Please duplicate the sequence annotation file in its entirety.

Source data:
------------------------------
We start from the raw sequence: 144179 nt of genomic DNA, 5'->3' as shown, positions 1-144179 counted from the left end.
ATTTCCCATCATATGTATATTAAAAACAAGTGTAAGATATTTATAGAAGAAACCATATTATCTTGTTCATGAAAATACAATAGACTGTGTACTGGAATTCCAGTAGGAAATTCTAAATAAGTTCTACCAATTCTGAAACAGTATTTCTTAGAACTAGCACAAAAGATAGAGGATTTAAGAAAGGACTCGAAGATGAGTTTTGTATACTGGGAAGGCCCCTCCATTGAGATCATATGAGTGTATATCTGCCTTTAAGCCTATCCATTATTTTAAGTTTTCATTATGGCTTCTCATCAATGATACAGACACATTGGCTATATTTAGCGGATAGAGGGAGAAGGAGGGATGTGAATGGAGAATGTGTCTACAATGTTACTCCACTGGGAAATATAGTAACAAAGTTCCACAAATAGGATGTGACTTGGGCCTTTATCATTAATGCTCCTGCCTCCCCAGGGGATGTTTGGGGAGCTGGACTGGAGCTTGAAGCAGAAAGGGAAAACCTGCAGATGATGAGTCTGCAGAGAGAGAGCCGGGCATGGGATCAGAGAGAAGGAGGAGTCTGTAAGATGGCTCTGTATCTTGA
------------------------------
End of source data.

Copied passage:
We start from the raw sequence: 144179 nt of genomic DNA, 5'->3' as shown, positions 1-144179 counted from the left end.
ATTTCCCATCATATGTATATTAAAAACAAGTGTAAGATATTTATAGAAGAAACCATATTATCTTGTTCATGAAAATACAATAGACTGTGTACTGGAATTCCAGTAGGAAATTCTAAATAAGTTCTACCAATTCTGAAACAGTATTTCTTAGAACTAGCACAAAAGATAGAGGATTTAAGAAAGGACTCGAAGATGAGTTTTGTATACTGGGAAGGCCCCTCCATTGAGATCATATGAGTGTATATCTGCCTTTAAGCCTATCCATTATTTTAAGTTTTCATTATGGCTTCTCATCAATGATACAGACACATTGGCTATATTTAGCGGATAGAGGGAGAAGGAGGGATGTGAATGGAGAATGTGTCTACAATGTTACTCCACTGGGAAATATAGTAACAAAGTTCCACAAATAGGATGTGACTTGGGCCTTTATCATTAATGCTCCTGCCTCCCCAGGGGATGTTTGGGGAGCTGGACTGGAGCTTGAAGCAGAAAGGGAAAACCTGCAGATGATGAGTCTGCAGAGAGAGAGCCGGGCATGGGATCAGAGAGAAGGAGGAGTCTGTAAGATGGCTCTGTATCTTGA